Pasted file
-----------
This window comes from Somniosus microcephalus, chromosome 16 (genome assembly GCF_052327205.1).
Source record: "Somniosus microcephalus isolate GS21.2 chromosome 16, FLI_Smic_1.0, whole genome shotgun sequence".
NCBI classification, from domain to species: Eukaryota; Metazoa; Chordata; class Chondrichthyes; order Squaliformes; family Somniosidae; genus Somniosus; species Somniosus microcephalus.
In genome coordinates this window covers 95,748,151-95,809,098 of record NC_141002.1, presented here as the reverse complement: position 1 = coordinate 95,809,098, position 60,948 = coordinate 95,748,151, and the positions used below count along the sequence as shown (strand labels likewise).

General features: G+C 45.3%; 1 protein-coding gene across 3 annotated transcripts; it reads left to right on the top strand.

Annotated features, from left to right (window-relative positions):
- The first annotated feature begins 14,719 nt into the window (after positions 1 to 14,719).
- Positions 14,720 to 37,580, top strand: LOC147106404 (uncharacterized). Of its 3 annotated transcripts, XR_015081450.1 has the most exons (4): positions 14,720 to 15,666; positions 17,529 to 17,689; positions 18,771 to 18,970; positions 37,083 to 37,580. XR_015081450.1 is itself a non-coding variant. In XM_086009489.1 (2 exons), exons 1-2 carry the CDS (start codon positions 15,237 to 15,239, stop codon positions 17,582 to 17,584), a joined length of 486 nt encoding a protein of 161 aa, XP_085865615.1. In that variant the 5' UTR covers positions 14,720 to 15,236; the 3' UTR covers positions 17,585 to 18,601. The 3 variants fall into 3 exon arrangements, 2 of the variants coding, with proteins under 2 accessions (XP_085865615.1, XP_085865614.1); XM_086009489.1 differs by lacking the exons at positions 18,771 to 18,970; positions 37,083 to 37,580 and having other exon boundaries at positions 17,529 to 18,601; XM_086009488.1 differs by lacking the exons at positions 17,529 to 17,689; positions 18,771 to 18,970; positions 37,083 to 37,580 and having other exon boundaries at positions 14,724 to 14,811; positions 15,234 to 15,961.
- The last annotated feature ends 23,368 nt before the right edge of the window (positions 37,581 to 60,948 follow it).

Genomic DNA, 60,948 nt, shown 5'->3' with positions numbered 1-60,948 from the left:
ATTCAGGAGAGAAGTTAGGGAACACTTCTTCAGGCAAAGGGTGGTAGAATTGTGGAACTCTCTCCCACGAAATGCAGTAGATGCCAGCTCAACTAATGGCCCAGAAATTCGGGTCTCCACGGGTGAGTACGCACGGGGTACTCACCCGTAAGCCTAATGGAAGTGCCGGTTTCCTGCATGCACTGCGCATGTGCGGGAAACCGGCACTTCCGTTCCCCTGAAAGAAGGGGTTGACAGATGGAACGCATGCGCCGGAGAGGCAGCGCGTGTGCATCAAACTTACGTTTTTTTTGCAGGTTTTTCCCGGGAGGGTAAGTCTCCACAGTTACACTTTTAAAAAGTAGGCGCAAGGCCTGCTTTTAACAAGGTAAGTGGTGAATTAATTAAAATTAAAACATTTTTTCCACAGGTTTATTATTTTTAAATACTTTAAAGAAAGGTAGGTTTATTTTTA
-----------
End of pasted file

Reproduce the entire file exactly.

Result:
This window comes from Somniosus microcephalus, chromosome 16 (genome assembly GCF_052327205.1).
Source record: "Somniosus microcephalus isolate GS21.2 chromosome 16, FLI_Smic_1.0, whole genome shotgun sequence".
NCBI classification, from domain to species: Eukaryota; Metazoa; Chordata; class Chondrichthyes; order Squaliformes; family Somniosidae; genus Somniosus; species Somniosus microcephalus.
In genome coordinates this window covers 95,748,151-95,809,098 of record NC_141002.1, presented here as the reverse complement: position 1 = coordinate 95,809,098, position 60,948 = coordinate 95,748,151, and the positions used below count along the sequence as shown (strand labels likewise).

General features: G+C 45.3%; 1 protein-coding gene across 3 annotated transcripts; it reads left to right on the top strand.

Annotated features, from left to right (window-relative positions):
- The first annotated feature begins 14,719 nt into the window (after positions 1 to 14,719).
- Positions 14,720 to 37,580, top strand: LOC147106404 (uncharacterized). Of its 3 annotated transcripts, XR_015081450.1 has the most exons (4): positions 14,720 to 15,666; positions 17,529 to 17,689; positions 18,771 to 18,970; positions 37,083 to 37,580. XR_015081450.1 is itself a non-coding variant. In XM_086009489.1 (2 exons), exons 1-2 carry the CDS (start codon positions 15,237 to 15,239, stop codon positions 17,582 to 17,584), a joined length of 486 nt encoding a protein of 161 aa, XP_085865615.1. In that variant the 5' UTR covers positions 14,720 to 15,236; the 3' UTR covers positions 17,585 to 18,601. The 3 variants fall into 3 exon arrangements, 2 of the variants coding, with proteins under 2 accessions (XP_085865615.1, XP_085865614.1); XM_086009489.1 differs by lacking the exons at positions 18,771 to 18,970; positions 37,083 to 37,580 and having other exon boundaries at positions 17,529 to 18,601; XM_086009488.1 differs by lacking the exons at positions 17,529 to 17,689; positions 18,771 to 18,970; positions 37,083 to 37,580 and having other exon boundaries at positions 14,724 to 14,811; positions 15,234 to 15,961.
- The last annotated feature ends 23,368 nt before the right edge of the window (positions 37,581 to 60,948 follow it).

Genomic DNA, 60,948 nt, shown 5'->3' with positions numbered 1-60,948 from the left:
ATTCAGGAGAGAAGTTAGGGAACACTTCTTCAGGCAAAGGGTGGTAGAATTGTGGAACTCTCTCCCACGAAATGCAGTAGATGCCAGCTCAACTAATGGCCCAGAAATTCGGGTCTCCACGGGTGAGTACGCACGGGGTACTCACCCGTAAGCCTAATGGAAGTGCCGGTTTCCTGCATGCACTGCGCATGTGCGGGAAACCGGCACTTCCGTTCCCCTGAAAGAAGGGGTTGACAGATGGAACGCATGCGCCGGAGAGGCAGCGCGTGTGCATCAAACTTACGTTTTTTTTGCAGGTTTTTCCCGGGAGGGTAAGTCTCCACAGTTACACTTTTAAAAAGTAGGCGCAAGGCCTGCTTTTAACAAGGTAAGTGGTGAATTAATTAAAATTAAAACATTTTTTCCACAGGTTTATTATTTTTAAATACTTTAAAGAAAGGTAGGTTTATTTTTA